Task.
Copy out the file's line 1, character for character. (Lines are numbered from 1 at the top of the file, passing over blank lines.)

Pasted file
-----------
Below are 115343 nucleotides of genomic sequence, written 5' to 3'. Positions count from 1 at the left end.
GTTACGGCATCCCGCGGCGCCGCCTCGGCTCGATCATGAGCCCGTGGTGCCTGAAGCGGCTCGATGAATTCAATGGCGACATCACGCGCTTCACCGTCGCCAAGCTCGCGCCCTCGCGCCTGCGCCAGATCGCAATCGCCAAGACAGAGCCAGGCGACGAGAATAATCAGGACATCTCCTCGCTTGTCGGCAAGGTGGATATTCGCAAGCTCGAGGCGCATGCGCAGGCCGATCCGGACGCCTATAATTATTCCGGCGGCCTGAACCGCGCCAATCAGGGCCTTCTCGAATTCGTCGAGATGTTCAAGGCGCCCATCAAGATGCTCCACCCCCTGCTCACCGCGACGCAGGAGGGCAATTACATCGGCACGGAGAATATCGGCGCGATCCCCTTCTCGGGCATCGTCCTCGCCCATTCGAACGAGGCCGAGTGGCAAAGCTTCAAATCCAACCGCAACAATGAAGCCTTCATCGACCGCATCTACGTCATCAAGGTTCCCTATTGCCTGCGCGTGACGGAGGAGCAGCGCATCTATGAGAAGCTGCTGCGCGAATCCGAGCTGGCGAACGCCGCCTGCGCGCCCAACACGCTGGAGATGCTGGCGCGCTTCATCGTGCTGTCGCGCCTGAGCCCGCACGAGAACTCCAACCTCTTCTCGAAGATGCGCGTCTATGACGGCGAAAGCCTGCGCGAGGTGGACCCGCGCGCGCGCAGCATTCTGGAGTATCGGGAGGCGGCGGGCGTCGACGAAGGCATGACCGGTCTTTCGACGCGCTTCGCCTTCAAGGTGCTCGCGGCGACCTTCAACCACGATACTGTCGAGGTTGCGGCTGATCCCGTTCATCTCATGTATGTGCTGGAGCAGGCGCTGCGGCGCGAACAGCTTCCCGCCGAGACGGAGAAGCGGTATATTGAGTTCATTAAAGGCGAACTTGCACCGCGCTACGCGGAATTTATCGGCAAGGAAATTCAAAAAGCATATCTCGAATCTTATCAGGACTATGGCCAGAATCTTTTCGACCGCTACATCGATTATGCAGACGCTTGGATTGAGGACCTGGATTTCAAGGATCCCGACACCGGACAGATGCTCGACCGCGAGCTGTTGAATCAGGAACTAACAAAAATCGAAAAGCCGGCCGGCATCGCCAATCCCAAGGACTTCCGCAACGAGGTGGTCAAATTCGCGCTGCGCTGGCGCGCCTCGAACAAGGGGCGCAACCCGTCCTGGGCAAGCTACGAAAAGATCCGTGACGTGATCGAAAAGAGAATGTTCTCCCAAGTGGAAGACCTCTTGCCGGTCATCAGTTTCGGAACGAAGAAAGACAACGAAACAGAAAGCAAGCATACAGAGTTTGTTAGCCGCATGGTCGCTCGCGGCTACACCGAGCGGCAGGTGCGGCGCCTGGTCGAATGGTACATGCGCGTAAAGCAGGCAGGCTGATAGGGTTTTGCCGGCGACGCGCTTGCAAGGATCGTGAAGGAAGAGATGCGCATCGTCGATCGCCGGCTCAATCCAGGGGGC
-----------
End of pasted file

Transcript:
Below are 115343 nucleotides of genomic sequence, written 5' to 3'. Positions count from 1 at the left end.